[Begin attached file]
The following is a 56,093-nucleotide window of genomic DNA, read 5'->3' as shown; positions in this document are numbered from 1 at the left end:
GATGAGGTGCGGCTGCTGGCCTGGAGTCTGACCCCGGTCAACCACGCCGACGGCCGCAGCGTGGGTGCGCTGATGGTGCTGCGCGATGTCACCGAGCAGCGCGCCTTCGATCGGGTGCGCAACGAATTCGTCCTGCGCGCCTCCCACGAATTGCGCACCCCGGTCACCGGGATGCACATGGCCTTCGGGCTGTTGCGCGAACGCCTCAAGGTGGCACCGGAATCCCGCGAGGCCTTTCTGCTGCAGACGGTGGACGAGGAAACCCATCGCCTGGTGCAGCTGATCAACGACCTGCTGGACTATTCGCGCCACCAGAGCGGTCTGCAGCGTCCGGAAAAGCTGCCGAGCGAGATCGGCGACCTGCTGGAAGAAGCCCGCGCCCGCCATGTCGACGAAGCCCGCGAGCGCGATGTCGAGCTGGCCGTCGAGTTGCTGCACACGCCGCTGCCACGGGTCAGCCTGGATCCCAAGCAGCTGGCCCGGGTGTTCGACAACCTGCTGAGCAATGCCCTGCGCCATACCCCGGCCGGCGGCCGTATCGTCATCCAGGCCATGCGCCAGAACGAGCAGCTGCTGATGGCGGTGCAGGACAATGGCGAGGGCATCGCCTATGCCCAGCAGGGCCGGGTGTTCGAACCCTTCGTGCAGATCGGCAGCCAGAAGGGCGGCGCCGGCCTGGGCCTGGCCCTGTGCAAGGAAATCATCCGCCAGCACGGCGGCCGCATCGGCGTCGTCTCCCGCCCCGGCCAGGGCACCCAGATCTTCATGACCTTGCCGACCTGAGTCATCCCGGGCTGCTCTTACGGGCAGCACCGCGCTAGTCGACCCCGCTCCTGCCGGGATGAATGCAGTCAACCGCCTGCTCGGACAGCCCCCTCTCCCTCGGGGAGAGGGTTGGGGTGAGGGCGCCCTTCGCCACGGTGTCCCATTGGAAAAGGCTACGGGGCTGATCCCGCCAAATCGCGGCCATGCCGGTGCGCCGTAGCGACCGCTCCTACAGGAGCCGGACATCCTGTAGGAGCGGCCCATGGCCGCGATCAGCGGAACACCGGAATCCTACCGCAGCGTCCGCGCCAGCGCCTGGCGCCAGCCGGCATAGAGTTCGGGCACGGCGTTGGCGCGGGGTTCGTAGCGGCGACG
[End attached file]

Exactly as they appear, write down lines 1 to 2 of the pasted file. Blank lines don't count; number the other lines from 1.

The following is a 56,093-nucleotide window of genomic DNA, read 5'->3' as shown; positions in this document are numbered from 1 at the left end:
GATGAGGTGCGGCTGCTGGCCTGGAGTCTGACCCCGGTCAACCACGCCGACGGCCGCAGCGTGGGTGCGCTGATGGTGCTGCGCGATGTCACCGAGCAGCGCGCCTTCGATCGGGTGCGCAACGAATTCGTCCTGCGCGCCTCCCACGAATTGCGCACCCCGGTCACCGGGATGCACATGGCCTTCGGGCTGTTGCGCGAACGCCTCAAGGTGGCACCGGAATCCCGCGAGGCCTTTCTGCTGCAGACGGTGGACGAGGAAACCCATCGCCTGGTGCAGCTGATCAACGACCTGCTGGACTATTCGCGCCACCAGAGCGGTCTGCAGCGTCCGGAAAAGCTGCCGAGCGAGATCGGCGACCTGCTGGAAGAAGCCCGCGCCCGCCATGTCGACGAAGCCCGCGAGCGCGATGTCGAGCTGGCCGTCGAGTTGCTGCACACGCCGCTGCCACGGGTCAGCCTGGATCCCAAGCAGCTGGCCCGGGTGTTCGACAACCTGCTGAGCAATGCCCTGCGCCATACCCCGGCCGGCGGCCGTATCGTCATCCAGGCCATGCGCCAGAACGAGCAGCTGCTGATGGCGGTGCAGGACAATGGCGAGGGCATCGCCTATGCCCAGCAGGGCCGGGTGTTCGAACCCTTCGTGCAGATCGGCAGCCAGAAGGGCGGCGCCGGCCTGGGCCTGGCCCTGTGCAAGGAAATCATCCGCCAGCACGGCGGCCGCATCGGCGTCGTCTCCCGCCCCGGCCAGGGCACCCAGATCTTCATGACCTTGCCGACCTGAGTCATCCCGGGCTGCTCTTACGGGCAGCACCGCGCTAGTCGACCCCGCTCCTGCCGGGATGAATGCAGTCAACCGCCTGCTCGGACAGCCCCCTCTCCCTCGGGGAGAGGGTTGGGGTGAGGGCGCCCTTCGCCACGGTGTCCCATTGGAAAAGGCTACGGGGCTGATCCCGCCAAATCGCGGCCATGCCGGTGCGCCGTAGCGACCGCTCCTACAGGAGCCGGACATCCTGTAGGAGCGGCCCATGGCCGCGATCAGCGGAACACCGGAATCCTACCGCAGCGTCCGCGCCAGCGCCTGGCGCCAGCCGGCATAGAGTTCGGGCACGGCGTTGGCGCGGGGTTCGTAGCGGCGACG